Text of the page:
The Great Famine of Ireland and Great Britain Research Paper by Research Group

The Great Famine of Ireland and Great Britain
An examination of the role of the British government, society and economics in bringing about and dealing with the Great Irish Famine of 1845-1849 and its consequences.
# 26172 | 3,751 words | 13 sources | MLA | 2002 | US
Published on Apr 27, 2003 in History (British)

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This paper discusses the Great Irish Famine of 1845-1849 which stemmed from a then unknown fungus disease, phytophtora infestans, which ruined most of the Irish potato crops in 1845 and 1846. It looks at how British policy toward the relief of the misery and suffering caused by the potato blights was hamstrung by a rigid, narrow and basically inhuman economic doctrine which served the interests of the governing classes in Great Britain at the expense of the starving and diseased masses of Ireland afflicted as a result of the Famine.

Introduction and Summary Conclusions
Development of the Potato Monoculture and Obstacles to Reform
Peel's Response to the Famine, 1845-46
Failures of the Whigs after Mid-1846
British Society and Irish Relief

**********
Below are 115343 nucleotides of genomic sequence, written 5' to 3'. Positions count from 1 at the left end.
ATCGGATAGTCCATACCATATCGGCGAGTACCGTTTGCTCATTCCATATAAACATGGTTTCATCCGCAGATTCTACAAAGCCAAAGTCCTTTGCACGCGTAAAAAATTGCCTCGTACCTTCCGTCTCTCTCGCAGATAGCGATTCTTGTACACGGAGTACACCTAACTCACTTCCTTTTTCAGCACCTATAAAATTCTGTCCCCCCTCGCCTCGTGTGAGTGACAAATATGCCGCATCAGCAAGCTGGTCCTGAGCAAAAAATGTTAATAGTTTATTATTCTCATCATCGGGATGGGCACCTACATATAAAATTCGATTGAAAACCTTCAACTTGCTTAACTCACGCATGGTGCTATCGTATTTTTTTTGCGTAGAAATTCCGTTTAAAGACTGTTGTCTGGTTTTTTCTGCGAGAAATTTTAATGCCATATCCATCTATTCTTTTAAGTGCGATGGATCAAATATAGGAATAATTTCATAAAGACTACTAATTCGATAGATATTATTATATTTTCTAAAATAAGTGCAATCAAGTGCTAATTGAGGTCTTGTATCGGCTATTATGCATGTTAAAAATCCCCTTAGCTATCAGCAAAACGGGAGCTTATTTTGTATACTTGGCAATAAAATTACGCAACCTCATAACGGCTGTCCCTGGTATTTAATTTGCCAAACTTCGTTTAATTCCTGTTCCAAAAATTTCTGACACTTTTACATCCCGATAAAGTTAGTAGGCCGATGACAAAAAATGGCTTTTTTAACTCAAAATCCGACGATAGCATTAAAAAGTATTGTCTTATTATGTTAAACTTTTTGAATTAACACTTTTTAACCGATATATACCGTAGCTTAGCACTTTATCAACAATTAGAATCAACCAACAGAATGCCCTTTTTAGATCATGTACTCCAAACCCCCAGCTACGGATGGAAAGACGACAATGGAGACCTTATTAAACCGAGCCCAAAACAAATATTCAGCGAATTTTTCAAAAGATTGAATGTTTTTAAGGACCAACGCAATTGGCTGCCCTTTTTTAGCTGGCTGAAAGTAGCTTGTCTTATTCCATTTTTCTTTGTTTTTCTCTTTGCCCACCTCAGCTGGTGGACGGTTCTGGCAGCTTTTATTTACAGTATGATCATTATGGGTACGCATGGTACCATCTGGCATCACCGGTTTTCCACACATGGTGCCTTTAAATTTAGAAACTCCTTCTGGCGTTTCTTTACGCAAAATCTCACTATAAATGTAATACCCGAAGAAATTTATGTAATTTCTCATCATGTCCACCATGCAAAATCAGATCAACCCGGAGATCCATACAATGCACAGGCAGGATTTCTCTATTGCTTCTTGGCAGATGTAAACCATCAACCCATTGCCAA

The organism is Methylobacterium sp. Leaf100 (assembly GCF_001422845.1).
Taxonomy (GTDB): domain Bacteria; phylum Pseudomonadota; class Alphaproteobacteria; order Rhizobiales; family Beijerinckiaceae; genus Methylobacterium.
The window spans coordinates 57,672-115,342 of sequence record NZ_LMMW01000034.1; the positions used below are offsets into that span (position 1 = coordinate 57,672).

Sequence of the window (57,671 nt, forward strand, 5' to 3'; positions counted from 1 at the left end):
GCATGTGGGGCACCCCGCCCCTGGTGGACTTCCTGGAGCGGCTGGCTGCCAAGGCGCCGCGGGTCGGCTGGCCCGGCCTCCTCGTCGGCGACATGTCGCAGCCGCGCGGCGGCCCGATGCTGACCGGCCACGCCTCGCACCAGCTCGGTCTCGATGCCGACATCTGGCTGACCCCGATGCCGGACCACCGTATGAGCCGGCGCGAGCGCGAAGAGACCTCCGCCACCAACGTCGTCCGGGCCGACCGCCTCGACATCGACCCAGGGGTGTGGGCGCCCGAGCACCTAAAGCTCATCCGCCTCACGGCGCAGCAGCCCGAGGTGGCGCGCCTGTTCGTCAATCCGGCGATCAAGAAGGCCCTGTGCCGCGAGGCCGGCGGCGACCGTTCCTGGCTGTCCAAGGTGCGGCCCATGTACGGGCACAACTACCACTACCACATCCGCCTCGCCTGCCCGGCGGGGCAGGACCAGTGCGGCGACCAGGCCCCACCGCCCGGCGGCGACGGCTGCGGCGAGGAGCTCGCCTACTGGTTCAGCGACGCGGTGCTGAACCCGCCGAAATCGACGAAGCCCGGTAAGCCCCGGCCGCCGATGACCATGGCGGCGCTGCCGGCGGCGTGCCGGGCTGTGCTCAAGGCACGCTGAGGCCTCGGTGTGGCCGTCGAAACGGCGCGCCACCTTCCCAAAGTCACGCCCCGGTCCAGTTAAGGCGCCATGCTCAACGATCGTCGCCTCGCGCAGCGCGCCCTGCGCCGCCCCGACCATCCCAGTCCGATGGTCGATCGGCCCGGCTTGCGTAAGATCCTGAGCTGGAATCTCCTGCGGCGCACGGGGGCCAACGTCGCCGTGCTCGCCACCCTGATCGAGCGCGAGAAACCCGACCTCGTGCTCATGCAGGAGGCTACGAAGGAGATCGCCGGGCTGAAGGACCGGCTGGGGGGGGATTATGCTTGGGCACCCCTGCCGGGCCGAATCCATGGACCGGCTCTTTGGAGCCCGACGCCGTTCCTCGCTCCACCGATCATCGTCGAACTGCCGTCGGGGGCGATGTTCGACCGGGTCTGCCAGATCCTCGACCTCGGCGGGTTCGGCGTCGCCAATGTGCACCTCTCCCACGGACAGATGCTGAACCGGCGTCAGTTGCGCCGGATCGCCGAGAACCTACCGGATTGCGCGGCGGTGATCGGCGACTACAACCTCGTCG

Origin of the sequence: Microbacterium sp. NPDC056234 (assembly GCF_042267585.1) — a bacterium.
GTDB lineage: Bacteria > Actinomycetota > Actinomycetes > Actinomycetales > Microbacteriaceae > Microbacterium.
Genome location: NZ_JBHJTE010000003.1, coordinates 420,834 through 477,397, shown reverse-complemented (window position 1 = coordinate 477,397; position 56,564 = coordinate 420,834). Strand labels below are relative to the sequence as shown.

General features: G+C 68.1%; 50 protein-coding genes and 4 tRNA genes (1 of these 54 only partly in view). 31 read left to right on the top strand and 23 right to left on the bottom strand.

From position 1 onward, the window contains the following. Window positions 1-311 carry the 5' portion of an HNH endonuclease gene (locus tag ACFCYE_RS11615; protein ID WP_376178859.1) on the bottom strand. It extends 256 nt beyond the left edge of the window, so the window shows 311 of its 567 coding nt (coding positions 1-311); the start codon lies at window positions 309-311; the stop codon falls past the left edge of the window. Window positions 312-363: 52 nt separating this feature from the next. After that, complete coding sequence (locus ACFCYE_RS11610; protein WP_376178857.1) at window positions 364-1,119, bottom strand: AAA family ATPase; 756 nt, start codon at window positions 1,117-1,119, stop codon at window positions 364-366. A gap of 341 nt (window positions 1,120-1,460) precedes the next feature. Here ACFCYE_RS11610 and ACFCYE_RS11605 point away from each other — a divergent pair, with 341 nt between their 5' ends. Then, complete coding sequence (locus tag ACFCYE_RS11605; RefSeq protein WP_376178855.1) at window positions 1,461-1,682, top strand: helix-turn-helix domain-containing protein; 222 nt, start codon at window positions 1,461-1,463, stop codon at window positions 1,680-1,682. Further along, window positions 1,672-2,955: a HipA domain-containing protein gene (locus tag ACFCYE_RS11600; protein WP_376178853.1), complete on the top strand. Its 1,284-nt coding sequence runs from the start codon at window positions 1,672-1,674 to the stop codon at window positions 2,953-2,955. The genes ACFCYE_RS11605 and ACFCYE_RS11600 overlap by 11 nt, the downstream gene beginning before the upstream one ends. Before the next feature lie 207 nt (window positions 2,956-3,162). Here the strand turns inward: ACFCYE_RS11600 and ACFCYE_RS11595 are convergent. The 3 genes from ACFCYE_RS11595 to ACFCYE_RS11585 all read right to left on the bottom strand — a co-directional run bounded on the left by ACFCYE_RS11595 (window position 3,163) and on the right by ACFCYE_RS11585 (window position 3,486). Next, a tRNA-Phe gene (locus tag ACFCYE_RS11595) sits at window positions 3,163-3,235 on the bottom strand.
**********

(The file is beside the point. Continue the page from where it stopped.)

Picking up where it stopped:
Upper and Middle Class Arrogance and Indifference
Overall Assessment

From the Paper:

"The first potato blight which struck the harvest of 1845 caught political leaders and government officials by surprise because previous potato crop failures had been localized, and, according to Percival, "the potato crop had never failed for two years running" (42). Ireland had been relatively prosperous in the late 18th century. It benefited from the strong demand and high prices for agricultural products during the Napoleonic wars. However, according to Whelan, after 1815, "agricultural prices halved" and "the linen industry was dislocated by the advent of factory-spinning and weaving" (25). Almost all of Ireland other than Ulster remained agricultural. In 1801, Parliament at Westminster destroyed the last vestige of Irish autonomy by abolishing the Irish Parliament under the Act of Union. "

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